The Department of Internal Affairs is developing a suite of guidelines to help agency web practitioners and managers establish a fit-for-purpose approach to managing information and services online, and make informed risk management decisions. The guidelines support Action 1.3 of the ICT Strategy and Action Plan to strengthen the integrity of government web presences. They include tools and checklists that focus on online security and privacy risk management, managing information and data on the web, and strategic online management guidance.
Flashback to 1994: Nelson Mandela becomes President of South Africa, the Winter Olympics are held in Lillehammer, Norway and the first New Zealand Government web site was launched by Colin Jackson at the Ministry of Commerce and Nat Torkington at Victoria University. (Colin’s recollections from that time are on YouTube).
The growth of the New Zealand Government’s web space in the 20 years since then has been somewhat organic.
In many ways, its growth is reflective of the sprawling, organic growth of the wider web since its inception in 1989. On the one hand, this has fuelled the diversity and innovation of the web in general, but it also poses challenges for government.
What’s ‘good practice’?
It’s hardly surprising that this has led to considerable diversity in what we in government consider ‘good practice’ on the web — to the extent that ‘good practice’ can sometimes be overlooked while efforts are directed to getting a project over the line and closed off.
For example, some agencies take care to make information accessible to people with disabilities, while others may be less aware of how to do so. In practice, our obligations are laid out in the New Zealand Government Web Accessibility Standard.
While some agencies take a robust approach to securing their online channels, others may trust that their vendors will take care of it. Your Chief Executive — not your vendor — is ultimately accountable for the security of the information you manage. Are you aware of the threats your sites face?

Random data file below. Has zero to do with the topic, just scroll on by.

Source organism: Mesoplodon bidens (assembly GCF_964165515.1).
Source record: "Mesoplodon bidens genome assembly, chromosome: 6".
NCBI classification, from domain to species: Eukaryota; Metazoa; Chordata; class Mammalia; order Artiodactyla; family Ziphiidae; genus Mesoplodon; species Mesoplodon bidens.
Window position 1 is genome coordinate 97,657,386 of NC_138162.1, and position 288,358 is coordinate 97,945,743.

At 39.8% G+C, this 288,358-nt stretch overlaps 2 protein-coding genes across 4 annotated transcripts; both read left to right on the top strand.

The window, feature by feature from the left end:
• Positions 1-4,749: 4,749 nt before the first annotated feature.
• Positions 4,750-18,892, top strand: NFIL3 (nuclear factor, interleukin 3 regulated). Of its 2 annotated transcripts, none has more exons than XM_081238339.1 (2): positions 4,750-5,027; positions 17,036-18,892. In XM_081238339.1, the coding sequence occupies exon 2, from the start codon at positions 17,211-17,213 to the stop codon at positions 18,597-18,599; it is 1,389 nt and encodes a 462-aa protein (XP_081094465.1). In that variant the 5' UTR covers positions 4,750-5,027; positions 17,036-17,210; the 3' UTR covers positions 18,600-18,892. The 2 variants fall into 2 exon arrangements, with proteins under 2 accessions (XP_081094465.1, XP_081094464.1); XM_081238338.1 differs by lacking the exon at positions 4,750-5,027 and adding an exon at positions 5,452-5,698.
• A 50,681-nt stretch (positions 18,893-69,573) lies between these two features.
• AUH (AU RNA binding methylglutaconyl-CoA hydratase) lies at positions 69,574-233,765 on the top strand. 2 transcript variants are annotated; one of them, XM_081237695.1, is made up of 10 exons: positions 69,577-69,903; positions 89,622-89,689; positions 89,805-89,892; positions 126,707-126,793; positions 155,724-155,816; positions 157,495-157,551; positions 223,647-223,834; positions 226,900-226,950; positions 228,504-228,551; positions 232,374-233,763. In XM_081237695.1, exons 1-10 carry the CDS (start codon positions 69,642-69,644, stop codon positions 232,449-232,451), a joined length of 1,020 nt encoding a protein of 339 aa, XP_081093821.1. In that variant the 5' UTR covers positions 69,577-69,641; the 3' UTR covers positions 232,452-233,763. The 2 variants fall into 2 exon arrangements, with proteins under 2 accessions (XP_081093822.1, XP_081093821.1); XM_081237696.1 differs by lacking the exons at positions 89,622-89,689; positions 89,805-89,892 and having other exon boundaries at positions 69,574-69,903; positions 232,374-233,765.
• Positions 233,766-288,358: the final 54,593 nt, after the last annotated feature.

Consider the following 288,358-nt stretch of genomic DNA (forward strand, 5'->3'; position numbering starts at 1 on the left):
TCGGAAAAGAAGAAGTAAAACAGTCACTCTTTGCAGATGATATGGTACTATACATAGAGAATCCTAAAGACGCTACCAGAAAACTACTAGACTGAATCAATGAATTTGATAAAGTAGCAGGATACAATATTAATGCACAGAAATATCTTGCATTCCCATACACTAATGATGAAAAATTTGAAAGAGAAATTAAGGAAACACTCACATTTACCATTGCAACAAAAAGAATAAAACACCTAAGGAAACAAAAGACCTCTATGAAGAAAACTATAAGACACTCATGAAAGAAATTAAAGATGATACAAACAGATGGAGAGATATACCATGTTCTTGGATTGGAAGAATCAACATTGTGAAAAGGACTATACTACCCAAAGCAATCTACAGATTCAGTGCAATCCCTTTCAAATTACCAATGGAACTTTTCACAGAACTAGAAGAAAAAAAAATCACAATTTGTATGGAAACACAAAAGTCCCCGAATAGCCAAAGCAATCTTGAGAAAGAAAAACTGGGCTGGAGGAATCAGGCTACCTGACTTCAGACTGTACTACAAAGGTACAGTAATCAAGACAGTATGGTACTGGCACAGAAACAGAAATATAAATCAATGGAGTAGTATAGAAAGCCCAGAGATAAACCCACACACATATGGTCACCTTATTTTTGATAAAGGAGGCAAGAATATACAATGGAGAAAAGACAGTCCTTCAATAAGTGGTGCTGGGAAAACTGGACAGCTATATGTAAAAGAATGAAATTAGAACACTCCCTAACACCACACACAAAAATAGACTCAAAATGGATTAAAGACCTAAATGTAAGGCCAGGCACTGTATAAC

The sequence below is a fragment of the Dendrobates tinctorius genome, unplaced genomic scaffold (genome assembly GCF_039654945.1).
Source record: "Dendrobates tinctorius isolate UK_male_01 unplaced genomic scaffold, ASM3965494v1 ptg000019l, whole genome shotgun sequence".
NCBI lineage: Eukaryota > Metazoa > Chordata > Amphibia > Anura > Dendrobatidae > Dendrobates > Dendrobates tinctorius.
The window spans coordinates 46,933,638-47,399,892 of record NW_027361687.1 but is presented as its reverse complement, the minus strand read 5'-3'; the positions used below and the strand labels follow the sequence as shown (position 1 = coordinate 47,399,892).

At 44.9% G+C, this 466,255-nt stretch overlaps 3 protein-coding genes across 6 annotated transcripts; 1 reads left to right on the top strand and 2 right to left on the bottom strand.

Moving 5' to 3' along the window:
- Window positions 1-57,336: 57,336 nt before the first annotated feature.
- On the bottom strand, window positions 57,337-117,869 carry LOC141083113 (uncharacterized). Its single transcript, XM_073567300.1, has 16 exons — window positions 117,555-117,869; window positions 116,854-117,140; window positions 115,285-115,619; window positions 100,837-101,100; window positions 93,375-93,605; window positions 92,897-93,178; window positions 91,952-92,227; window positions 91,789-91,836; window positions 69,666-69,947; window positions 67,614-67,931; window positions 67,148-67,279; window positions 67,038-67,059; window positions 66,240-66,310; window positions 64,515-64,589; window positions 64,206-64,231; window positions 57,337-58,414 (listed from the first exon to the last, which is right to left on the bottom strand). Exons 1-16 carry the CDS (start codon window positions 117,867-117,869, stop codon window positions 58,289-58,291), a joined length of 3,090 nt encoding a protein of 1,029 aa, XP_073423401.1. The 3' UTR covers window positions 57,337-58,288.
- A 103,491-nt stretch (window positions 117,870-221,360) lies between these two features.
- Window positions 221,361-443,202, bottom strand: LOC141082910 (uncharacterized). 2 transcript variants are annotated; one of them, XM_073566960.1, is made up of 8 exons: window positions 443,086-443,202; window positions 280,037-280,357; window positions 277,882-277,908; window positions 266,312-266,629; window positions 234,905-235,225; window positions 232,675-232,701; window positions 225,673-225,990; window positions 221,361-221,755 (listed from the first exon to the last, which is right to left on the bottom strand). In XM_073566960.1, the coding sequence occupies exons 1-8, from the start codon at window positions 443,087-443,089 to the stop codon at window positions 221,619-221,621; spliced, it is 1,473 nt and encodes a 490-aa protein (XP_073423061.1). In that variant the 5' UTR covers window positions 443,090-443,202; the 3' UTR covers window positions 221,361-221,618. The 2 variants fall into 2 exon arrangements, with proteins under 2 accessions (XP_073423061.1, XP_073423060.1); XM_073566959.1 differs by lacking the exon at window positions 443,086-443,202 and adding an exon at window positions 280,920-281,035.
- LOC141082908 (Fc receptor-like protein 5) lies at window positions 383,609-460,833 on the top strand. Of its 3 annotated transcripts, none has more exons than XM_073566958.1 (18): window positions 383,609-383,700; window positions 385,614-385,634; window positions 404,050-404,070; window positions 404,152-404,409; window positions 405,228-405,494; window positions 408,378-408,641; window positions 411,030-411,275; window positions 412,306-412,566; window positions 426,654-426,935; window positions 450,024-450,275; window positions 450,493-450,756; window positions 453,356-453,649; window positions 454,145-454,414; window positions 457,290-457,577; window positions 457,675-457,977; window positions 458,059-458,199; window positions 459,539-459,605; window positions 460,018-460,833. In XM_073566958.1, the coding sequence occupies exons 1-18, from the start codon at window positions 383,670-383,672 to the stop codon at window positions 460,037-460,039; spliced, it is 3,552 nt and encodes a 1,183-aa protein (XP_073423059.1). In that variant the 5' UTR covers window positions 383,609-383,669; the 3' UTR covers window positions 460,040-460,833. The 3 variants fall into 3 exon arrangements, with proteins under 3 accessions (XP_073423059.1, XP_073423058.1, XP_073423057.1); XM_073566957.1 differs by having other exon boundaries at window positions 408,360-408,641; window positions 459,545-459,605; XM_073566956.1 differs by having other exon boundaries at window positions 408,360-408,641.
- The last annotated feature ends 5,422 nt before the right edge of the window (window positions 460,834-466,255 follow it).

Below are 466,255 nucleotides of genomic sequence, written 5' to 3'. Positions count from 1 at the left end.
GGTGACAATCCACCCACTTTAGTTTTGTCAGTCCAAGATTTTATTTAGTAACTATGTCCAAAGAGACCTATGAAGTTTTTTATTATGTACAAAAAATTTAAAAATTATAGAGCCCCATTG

Some agencies have robust assurance processes around managing users’ personal data online, while others may be less clear about their obligations. Are you familiar with your obligations under the Privacy Act?
New Zealanders need to have trust and confidence that government takes all aspects of privacy and security seriously. At a time when the web is part of New Zealanders' everyday life and government seeks to deploy more and more services to citizens online, falling short of good practice isn't good enough.
New guides available
As web professionals, we’re at the front-line of the Government’s online presence, ideally placed to spot where agencies could use the web better and more effectively, and call it out.
We have no shortage of policy, standards, strategy and legislation to adhere to in our work online.
We need clear guidance that abstracts the essence of those policies, standards, strategies and legislation into a form that Government staff with responsibilities for online products can easily understand.
Agencies have had an evolving suite of guidance on accessibility available since the first release of the Web Guidelines back in 2001. Today, the Web Standards are accompanied by guidance on other web-related topics such as social media and domain name management.
The additional guidance being released today describes an approach to managing privacy and security risk online. It draws on the New Zealand Information Security Manual, Security in the Government Sector and the Privacy Act 1993 and its Information Privacy Principles. It does not absolve us of these obligations; rather, its purpose is to help web teams and business owners understand how the formal policy and legislation applies to the web, and to make informed risk-management decisions — or know when to seek expert advice.
Also released today is a collection of online management good practice principles. This draws from a number of the principles behind the Rethink Online strategy, and its purpose is also to help you make informed decisions around the management of your online presence.
They have been developed with the invaluable assistance of security, privacy, and web professionals from a number of government agencies. The guides form part of an evolving suite, and we're interested in hearing your feedback about their application.